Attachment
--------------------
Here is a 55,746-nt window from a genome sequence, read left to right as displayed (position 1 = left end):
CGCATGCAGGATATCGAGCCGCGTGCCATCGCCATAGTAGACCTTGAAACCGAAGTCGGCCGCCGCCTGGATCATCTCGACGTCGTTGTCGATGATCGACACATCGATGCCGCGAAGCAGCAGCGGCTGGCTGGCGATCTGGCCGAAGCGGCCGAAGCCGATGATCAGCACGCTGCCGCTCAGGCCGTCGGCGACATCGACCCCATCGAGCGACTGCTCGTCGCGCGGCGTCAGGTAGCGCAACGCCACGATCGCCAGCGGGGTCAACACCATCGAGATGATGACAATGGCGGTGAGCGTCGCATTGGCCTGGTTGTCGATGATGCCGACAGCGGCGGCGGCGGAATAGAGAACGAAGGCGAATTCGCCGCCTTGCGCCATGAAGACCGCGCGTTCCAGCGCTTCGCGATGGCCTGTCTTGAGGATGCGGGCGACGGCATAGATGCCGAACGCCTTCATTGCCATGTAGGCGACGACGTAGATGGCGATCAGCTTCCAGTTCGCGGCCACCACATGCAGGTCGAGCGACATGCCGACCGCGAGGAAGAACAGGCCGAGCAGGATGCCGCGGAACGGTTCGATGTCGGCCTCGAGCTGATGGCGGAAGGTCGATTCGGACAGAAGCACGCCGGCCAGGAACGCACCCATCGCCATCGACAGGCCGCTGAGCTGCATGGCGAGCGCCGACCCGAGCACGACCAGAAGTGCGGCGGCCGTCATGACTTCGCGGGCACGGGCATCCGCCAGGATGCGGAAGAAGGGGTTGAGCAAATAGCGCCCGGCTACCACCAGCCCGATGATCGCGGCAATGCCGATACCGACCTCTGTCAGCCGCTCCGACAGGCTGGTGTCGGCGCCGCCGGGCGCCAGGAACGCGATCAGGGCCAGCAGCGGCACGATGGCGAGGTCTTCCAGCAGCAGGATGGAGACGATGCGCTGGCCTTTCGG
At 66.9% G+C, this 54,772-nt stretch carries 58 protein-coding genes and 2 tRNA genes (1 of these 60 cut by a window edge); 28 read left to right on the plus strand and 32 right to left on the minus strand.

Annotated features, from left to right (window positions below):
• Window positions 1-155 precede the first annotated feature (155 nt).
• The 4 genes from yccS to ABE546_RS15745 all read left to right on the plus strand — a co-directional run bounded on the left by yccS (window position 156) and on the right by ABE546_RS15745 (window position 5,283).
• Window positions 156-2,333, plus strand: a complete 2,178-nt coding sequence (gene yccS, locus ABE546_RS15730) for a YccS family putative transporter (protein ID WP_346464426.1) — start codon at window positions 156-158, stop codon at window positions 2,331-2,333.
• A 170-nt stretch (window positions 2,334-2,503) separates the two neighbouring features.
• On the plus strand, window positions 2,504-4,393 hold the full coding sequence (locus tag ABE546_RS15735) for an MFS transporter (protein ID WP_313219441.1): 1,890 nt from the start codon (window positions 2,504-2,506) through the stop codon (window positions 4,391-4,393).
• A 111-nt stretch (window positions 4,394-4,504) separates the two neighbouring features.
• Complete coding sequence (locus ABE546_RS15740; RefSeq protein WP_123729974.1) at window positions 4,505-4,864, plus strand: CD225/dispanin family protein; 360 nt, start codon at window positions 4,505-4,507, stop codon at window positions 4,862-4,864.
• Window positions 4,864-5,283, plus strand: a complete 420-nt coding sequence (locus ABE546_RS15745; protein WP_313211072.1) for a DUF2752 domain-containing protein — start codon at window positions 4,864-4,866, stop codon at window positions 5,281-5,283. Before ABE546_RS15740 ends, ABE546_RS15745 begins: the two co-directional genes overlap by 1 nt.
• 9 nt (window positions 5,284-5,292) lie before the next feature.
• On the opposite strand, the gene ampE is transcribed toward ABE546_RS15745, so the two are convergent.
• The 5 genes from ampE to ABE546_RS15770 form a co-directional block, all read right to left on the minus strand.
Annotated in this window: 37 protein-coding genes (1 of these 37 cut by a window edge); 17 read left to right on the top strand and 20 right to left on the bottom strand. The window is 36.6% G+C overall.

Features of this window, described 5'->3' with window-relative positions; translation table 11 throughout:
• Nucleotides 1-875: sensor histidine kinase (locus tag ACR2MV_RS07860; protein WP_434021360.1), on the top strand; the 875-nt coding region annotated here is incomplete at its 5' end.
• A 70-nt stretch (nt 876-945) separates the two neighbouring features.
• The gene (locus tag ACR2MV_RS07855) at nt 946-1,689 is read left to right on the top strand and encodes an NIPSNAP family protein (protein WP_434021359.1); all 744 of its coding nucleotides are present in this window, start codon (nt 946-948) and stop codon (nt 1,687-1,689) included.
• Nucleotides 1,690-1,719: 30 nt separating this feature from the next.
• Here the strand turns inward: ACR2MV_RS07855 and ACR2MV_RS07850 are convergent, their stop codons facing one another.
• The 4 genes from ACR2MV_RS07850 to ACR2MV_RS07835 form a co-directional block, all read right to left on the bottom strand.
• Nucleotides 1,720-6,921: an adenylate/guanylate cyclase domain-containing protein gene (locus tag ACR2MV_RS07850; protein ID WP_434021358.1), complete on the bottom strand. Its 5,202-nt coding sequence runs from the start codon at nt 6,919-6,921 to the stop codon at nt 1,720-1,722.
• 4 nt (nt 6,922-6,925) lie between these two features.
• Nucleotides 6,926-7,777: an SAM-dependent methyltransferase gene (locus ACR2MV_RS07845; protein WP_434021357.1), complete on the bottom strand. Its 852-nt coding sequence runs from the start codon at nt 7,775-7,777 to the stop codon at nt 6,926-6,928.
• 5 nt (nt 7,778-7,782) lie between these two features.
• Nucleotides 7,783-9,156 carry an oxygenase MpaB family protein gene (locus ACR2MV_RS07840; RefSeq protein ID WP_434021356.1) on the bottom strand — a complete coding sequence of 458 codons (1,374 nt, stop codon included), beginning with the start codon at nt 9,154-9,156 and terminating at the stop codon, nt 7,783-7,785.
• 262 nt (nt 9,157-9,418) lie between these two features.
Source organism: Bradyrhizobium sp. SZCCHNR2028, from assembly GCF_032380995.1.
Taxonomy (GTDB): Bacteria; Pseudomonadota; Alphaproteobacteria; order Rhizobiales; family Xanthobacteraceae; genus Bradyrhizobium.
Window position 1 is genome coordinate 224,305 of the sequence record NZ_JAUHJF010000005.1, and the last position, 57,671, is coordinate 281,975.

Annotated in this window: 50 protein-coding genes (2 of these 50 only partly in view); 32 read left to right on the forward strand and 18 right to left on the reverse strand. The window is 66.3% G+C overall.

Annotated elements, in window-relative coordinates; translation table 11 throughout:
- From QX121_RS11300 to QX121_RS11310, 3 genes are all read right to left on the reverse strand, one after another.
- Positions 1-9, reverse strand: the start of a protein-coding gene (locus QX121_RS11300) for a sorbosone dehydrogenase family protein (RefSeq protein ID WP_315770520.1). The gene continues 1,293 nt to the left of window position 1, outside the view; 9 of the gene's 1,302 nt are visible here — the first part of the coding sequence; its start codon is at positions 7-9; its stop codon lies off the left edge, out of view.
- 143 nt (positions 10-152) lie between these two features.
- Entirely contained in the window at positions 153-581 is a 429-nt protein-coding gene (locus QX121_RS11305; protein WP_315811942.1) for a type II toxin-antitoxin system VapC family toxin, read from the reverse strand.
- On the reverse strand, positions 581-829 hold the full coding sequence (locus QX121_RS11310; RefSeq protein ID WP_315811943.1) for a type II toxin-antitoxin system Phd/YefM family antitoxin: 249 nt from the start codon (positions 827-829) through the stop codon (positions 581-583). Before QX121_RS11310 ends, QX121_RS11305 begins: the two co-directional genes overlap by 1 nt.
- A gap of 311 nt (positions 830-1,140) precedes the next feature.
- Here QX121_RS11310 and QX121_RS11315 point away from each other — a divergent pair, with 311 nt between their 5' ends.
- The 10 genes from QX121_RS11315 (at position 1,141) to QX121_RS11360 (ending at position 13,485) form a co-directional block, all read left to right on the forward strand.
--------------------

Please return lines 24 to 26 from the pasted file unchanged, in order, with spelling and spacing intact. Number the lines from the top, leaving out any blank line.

• Nucleotides 1,720-6,921: an adenylate/guanylate cyclase domain-containing protein gene (locus tag ACR2MV_RS07850; protein ID WP_434021358.1), complete on the bottom strand. Its 5,202-nt coding sequence runs from the start codon at nt 6,919-6,921 to the stop codon at nt 1,720-1,722.
• 4 nt (nt 6,922-6,925) lie between these two features.
• Nucleotides 6,926-7,777: an SAM-dependent methyltransferase gene (locus ACR2MV_RS07845; protein WP_434021357.1), complete on the bottom strand. Its 852-nt coding sequence runs from the start codon at nt 7,775-7,777 to the stop codon at nt 6,926-6,928.